The change has been one of focus, says Neiman Marcus' Howell. He notes that the retailer has always focused on the security of its merchandise as it moves through the company's supply chain. "However, after 9/11 our focus broadened beyond just the physical security of our goods to include an understanding not only of our company's facility and personnel security procedures but those of our supply chain business partners as well." And the company has found that sound security practices are not incompatible with good supply chain processes.

Security in Practice

For example, after Neiman Marcus implemented a global logistics control system from the software company Qiva (recently purchased by TradeBeam), the new system not only began providing information critical for security, it also just plain made good supply chain sense. "The system provides visibility to supply chain events before the goods leave the foreign country," Howell says. "This provides much-needed lead time to identify security or other compliance-related issues before the goods reach our border. We believe the capabilities of this Internet-based system will allow us to keep pace with both the logistics and compliance sides of the global supply chain."

The same principle applies to various supply chain processes, with certain procedures requiring only minor modification to produce heightened security. For instance, for several years Neiman Marcus has visited its foreign business partners' facilities with a focus on labor and human rights issues. Now the company has enhanced those facility reviews to include security issues as well.

Similarly, Target's Laden says that security issues were already one component of the company's education and inspection work with overseas vendors as part of a five-year-old program at the retailer in conjunction with the private-public Business Anti-Smuggling Coalition (BASC) set up by U.S. Customs in 1995. And, in testimony before Congress last year, Wayne Gibson, Sr., vice president for global logistics at The Home Depot  a company that directly imports from 268 different vendors, sourcing 80 percent of its products from five countries  said the home improvement chain could use its current quality procedures (which include vendor inspections) to improve supply chain security, and that it could supplement its existing anti-theft procedures with anti-tamper efforts to improve container security, another key component of securing the supply chain.

Toward Standards

Companies like Neiman Marcus, Target and The Home Depot that are taking steps to improve their supply chain security necessarily are funding these initiatives out of their own pockets. However, the government is providing some assistance for importers under the Customs-Trade Partnership Against Terrorism (C-TPAT), a program established last year by the Customs Bureau. Specifically, C-TPAT offers a set of guidelines that companies can follow in building their secure supply chains. The guidelines, which essentially are setting standards for the secure supply chain, cover such areas as procedural security, to ensure against unmanifested material being introduced into the supply chain; physical security of facilities and goods; security education and training; and manifest procedures.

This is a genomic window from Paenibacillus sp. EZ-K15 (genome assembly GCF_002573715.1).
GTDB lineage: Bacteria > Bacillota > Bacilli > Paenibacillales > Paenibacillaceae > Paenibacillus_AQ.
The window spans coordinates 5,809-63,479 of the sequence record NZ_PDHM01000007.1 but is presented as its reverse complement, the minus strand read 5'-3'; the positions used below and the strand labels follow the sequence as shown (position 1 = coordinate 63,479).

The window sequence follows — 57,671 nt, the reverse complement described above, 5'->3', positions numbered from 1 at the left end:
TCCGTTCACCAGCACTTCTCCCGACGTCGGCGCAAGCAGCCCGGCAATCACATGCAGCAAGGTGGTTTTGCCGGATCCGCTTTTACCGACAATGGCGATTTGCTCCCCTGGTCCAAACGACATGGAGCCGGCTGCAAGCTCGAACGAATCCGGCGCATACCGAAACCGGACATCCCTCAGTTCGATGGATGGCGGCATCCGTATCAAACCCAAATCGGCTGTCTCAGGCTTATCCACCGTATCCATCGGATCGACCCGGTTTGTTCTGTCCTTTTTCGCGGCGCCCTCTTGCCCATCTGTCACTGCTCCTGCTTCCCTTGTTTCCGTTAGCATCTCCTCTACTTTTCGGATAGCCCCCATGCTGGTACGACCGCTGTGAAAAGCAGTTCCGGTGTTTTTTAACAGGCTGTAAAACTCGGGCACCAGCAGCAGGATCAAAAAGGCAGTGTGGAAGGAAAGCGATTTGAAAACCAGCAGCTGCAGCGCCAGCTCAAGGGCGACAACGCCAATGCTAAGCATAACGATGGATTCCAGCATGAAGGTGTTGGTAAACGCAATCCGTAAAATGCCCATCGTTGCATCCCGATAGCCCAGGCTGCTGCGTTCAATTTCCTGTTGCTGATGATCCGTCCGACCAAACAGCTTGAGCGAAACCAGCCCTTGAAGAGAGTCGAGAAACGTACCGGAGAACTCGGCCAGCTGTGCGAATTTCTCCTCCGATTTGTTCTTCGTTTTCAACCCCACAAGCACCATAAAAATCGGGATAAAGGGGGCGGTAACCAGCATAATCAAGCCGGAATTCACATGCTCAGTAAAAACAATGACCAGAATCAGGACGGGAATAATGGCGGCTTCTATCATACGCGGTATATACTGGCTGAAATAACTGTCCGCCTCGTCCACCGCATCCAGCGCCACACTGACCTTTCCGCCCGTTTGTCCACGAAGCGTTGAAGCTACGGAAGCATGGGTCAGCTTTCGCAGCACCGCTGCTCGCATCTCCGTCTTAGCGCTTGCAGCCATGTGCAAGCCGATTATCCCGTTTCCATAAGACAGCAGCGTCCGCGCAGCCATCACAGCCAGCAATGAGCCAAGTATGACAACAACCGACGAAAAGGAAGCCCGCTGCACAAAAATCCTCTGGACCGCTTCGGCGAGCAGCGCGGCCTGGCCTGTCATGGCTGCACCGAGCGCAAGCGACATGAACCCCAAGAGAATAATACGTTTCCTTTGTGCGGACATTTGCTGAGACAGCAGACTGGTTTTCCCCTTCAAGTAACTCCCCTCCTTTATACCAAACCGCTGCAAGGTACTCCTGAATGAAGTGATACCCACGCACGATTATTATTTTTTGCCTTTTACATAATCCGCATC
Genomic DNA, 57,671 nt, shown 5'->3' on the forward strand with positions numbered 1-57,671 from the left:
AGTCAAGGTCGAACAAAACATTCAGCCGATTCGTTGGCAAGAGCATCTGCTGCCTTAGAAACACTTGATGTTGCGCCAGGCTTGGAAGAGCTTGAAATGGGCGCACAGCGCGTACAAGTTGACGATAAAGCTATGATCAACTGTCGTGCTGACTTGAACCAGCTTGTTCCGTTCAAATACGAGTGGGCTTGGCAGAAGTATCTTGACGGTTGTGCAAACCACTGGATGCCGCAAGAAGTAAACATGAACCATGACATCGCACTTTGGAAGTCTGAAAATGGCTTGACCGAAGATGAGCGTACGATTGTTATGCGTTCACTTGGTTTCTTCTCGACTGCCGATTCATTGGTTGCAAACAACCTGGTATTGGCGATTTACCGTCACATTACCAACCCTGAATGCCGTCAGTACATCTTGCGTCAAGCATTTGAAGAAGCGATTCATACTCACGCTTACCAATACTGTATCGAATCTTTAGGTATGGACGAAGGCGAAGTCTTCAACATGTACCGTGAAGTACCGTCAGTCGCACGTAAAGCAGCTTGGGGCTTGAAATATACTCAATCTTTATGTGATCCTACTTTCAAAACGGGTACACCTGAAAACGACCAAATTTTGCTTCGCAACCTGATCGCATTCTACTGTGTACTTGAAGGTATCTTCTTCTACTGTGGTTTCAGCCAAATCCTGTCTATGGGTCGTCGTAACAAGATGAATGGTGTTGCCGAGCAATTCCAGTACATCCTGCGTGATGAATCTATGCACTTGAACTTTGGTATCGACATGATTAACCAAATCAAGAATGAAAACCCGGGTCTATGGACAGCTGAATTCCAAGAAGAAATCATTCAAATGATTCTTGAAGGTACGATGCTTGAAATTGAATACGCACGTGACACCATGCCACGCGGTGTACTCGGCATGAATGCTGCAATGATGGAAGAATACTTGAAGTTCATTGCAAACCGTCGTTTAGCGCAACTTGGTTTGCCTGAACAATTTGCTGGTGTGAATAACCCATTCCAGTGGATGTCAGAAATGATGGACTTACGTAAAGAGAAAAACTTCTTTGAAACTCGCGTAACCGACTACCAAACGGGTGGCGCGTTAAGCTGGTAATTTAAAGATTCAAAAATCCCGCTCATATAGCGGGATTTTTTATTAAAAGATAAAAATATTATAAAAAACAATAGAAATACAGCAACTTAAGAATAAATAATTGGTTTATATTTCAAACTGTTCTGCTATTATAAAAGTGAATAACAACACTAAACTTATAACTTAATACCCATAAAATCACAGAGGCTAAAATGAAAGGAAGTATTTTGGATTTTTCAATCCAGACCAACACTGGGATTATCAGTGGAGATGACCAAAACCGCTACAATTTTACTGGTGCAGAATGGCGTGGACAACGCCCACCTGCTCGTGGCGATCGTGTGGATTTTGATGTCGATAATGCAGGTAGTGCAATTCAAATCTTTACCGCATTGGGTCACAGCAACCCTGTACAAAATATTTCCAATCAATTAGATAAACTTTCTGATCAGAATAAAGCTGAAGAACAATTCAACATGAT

Companies signing onto the voluntary program provide self-assessments of their supply chain security and agree to submit to CBP inspections. Importers that meet Customs' guidelines and recommendations for security improvements can take advantage of faster processing for their shipments coming into the country, assuring a smoother, more predictable flow of goods through their supply chains. C-TPAT members also gain access to the coalition's membership list, helping to establish a pool of best practices around supply chain security.

Other U.S. government initiatives around supply chain security may impose additional burdens on importers, but these initiatives, too, could come with benefits. The Container Security Initiative (CSI), for example, is a CBP program that calls for identifying so-called "high risk" containers and inspecting them at the port of origin in order to prevent a shipment containing, for example, a weapon of mass destruction from reaching U.S. shores before being subject to inspection. Some observers have questioned whether this system, initially targeted for implementation at the world's top 20 ports shipping to the States, could produce logjams at foreign ports, but the potential benefits would include faster processing of shipments on arrival and less risk that a transport ship might be diverted or delayed due to concern about a single container onboard. (See the sidebar, "New Rules of the Game," for a summary of government programs for supply chain security.)

Strategies for a Secure Supply Chain

The standards that these and other government initiatives are establishing will evolve, of course, and companies looking to build a secure supply chain must incorporate sufficient flexibility into their processes and systems to accommodate changes in regulations as well as new threats.

For instance, importers recently had to begin complying with the so-called "24-hour rule," a regulation requiring carriers and non-vessel operating common carriers (NVOCCs) to file a cargo declaration 24 hours before cargo is loaded aboard a vessel at a foreign port. Failure to comply with the rule could result in fines and denial of entry for the vessel's cargo. "That's a very big change to a process that has been fairly antiquated for a long time," AMR's McNerney says, "so it's a big leap for companies to meet that expectation." The analyst says that many companies have become accustomed to putting a container together at the last minute and delivering it to a loading dock. That may no longer be an option. In addition, some companies lack the electronic infrastructure to be able to provide the necessary data to Customs, so they will have had to work closely with their freight forwarders and carriers to ensure compliance.